Over the past several decades, the popular image of an evangelical Christian has become ever more rigid. From preaching personal salvation over hellfire and damnation, to pushing for conservative “family values,” to, most recently, lobbying for a certain vision of the US Supreme Court, the media has helped construct a very particular figure. But just how accurate is this understanding? What lies beneath the rhetoric of the mega-church congregation and a presidential “base?” In this panel discussion, leading experts in the social sciences present their research on “other evangelicals,” detailing the ways in which different configurations of theology, social engagement, race, sexuality, and other factors shape the evangelical fabric, and, by extension, the contested landscape of faith-based politics in America.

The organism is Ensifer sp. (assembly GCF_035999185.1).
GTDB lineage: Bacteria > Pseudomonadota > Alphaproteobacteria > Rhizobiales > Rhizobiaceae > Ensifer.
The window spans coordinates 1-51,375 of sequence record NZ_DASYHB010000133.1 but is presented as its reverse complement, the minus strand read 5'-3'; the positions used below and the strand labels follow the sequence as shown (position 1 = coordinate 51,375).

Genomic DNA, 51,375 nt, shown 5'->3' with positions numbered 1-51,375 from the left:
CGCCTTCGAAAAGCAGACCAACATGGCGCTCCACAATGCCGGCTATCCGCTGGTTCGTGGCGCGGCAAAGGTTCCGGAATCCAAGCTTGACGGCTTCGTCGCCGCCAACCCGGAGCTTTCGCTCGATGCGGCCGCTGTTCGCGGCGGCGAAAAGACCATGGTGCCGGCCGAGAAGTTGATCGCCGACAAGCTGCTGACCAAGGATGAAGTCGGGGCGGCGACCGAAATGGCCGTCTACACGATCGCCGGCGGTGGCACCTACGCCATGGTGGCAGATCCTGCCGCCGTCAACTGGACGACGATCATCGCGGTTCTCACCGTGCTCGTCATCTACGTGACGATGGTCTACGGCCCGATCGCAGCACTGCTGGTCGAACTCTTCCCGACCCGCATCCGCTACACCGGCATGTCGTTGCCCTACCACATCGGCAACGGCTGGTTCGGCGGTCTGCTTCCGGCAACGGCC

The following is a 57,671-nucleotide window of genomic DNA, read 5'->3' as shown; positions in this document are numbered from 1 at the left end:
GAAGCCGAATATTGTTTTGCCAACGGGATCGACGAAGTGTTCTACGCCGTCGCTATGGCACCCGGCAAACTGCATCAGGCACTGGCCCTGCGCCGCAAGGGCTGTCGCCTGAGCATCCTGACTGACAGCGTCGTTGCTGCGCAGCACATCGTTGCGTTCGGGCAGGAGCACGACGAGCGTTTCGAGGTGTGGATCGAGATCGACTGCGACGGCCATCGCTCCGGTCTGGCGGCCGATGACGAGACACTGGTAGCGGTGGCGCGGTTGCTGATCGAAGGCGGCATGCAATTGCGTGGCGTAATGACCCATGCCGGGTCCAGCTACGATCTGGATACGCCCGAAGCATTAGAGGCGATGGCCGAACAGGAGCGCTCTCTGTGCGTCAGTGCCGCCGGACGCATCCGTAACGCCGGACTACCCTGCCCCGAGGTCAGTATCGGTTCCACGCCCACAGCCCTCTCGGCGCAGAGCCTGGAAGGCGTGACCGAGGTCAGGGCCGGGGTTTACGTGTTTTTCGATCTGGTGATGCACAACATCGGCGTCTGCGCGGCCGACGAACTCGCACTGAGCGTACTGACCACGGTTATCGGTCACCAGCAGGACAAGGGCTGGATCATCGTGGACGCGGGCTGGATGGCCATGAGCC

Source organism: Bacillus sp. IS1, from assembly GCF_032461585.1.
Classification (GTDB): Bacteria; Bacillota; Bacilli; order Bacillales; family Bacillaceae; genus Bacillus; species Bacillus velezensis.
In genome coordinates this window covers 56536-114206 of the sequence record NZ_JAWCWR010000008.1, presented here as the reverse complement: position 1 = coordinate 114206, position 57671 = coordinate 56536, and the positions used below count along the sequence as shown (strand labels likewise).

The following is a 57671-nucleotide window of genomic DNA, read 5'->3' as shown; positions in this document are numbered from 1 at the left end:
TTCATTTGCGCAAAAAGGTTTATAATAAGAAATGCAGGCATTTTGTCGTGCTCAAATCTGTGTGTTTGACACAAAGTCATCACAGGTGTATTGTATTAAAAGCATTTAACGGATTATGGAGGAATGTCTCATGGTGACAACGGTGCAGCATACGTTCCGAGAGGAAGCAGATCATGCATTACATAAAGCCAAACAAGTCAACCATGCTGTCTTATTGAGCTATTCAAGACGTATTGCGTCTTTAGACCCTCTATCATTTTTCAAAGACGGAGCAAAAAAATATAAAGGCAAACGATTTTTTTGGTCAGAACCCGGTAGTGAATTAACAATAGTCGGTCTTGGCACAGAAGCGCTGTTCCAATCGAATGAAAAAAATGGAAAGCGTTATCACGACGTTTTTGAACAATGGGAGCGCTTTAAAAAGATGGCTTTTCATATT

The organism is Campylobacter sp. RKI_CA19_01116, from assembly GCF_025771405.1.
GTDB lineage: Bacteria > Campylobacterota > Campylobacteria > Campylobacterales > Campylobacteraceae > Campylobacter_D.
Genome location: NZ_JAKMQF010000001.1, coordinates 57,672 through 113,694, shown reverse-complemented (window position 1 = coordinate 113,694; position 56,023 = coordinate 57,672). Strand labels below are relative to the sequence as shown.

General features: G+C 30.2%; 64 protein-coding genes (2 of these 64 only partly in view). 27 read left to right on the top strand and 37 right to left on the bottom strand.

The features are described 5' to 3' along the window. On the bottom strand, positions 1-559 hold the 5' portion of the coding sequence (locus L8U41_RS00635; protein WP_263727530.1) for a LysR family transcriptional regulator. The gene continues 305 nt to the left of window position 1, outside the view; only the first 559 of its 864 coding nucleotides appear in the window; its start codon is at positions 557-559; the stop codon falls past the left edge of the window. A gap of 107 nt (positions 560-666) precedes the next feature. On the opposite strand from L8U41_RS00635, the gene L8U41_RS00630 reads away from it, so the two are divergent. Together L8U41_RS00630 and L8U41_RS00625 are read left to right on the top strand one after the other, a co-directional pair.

Gerardo Marti, Professor & Chair of Sociology, Davidson College
Wes Markofski, Assistant Professor of Sociology, Sociology and Anthropology, Carleton College
Janelle Wong, Professor of American Studies, University of Maryland